The Worst Roman Emperor: Caligula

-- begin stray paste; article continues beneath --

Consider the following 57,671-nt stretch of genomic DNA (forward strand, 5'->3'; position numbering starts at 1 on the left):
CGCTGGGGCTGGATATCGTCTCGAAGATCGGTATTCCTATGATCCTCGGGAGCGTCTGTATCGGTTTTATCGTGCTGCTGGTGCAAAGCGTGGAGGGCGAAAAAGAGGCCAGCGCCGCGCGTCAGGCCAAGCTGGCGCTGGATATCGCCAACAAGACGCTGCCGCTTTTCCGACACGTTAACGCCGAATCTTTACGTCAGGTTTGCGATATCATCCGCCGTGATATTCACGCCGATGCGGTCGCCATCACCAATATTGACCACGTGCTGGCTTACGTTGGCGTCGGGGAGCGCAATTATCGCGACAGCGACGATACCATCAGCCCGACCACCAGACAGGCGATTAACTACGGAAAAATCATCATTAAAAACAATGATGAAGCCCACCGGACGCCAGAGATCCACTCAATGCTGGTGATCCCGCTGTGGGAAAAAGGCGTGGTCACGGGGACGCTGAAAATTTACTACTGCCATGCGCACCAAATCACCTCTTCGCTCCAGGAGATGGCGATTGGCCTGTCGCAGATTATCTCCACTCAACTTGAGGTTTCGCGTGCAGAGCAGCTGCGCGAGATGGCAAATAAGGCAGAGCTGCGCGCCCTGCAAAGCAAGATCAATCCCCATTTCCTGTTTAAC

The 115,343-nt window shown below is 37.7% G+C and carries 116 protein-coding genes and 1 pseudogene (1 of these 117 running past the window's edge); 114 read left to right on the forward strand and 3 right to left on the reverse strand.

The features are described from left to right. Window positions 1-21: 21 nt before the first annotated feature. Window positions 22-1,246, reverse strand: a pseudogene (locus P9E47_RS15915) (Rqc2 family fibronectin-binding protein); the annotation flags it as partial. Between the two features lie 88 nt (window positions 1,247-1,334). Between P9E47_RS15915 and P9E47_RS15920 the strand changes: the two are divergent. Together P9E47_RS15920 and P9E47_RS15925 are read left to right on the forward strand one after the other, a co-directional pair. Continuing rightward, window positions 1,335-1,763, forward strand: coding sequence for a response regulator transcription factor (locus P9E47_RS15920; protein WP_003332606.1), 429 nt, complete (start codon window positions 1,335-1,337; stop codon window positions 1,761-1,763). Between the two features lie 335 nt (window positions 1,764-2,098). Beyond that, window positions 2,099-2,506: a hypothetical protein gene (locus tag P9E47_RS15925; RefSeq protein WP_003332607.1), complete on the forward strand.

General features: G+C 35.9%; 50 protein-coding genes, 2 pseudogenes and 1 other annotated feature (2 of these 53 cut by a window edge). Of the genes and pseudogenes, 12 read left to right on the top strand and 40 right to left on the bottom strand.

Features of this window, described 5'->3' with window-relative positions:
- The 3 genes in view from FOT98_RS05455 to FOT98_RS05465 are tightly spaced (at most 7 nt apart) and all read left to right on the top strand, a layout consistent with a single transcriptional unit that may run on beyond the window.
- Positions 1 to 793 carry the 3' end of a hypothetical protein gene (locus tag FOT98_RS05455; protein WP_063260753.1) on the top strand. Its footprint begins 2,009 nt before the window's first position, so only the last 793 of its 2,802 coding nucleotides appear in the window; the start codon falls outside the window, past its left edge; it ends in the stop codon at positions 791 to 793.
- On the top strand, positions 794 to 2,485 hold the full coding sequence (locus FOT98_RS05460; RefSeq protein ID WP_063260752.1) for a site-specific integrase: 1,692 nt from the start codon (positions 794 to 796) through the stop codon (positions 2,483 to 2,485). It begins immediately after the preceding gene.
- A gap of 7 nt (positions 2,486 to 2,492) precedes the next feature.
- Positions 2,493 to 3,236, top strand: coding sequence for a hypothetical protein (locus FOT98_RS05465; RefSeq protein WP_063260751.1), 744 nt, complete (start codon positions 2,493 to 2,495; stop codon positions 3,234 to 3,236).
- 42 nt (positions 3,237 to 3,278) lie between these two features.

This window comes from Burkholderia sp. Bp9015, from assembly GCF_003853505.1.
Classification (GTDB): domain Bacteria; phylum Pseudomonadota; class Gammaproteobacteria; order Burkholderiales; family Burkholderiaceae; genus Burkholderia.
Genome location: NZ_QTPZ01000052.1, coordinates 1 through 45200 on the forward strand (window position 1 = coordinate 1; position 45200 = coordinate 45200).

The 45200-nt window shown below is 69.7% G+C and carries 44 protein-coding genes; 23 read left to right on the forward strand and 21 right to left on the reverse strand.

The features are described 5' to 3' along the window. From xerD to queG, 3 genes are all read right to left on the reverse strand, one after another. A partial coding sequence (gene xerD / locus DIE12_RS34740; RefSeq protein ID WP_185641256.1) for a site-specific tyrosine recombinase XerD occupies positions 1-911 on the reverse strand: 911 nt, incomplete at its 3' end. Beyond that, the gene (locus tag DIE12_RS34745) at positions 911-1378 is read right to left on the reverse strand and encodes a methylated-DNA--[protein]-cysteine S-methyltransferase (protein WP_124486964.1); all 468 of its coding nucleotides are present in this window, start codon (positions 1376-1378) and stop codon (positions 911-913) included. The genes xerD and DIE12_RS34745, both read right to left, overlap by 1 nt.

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In the Ancient Roman times which was a very chaotic time period, with many different power struggles that led to some of the best and worst people ruling the Roman Empire Over the ages different emperors made their way to the throne, whether they killed to get there or inherited it from their parents, they all left distinct marks although some left bigger marks than others. The three considered the worst emperors, are Nero, Caligula, and Commodus (Champlin, E, 2003). Out of the three worst Roman emperors, the worst was Caligula because of the hideous crimes he committed compared the Commodus and Nero Although these emperors committed crimes and acts of kindness, they were considered bad; a big part of this came from their personalities. Commodus was a man with a weak character and was easily swayed by pressure; he was prone to cruelty and excessive behavior. This was proven when he had thought his father had died, he then took control and utter chaos broke out (Cavazzi F, n.d.). Nero on the other hand was a passionate music lover, kind, and controlled but over time his loving personality degraded due to obsession of power and some thought lead poisoning, One example of Nero’s good personality was his love for music, people loved his music so much they called him “The New Apollo” (Champlin, E, 2003). On the other hand Caligula was on his own level being self-indulgent, self-absorbed, extravagant, and had a loose temper. This leads him to being easily angered and murdered who had angered him, many lived in fear of his tyranny. Examples of his anger and selfish are stated later. Commodus was the best out of the three worst, although he did acts that made him not so good in the eyes of the Romans The one out of the three emperors prev... ... middle of paper ... ...html Champlin, E. (2003). Nero. Cambridge, Massachusetts: Harvard University Press Dio. C. (1924). Roman History. [VIII] Retrieved from*.html Herodian’s Roman History. (28 June, 2008) Retrieved from Malitz, J. (2005). Nero. Italy: Wiley, John & Sons, Incorporated McManus F. B. (June, 1999) Caligula: Historical Background. Retrieved from Sandison, A. T. (1958). The Madness of the Emperor Caligula. Retrieved from Tacticus. C. (66 AD). The Annals. [1-16] Retrieved from Tacticus. C.(70 AD). The History. [1-5] Retrieved from
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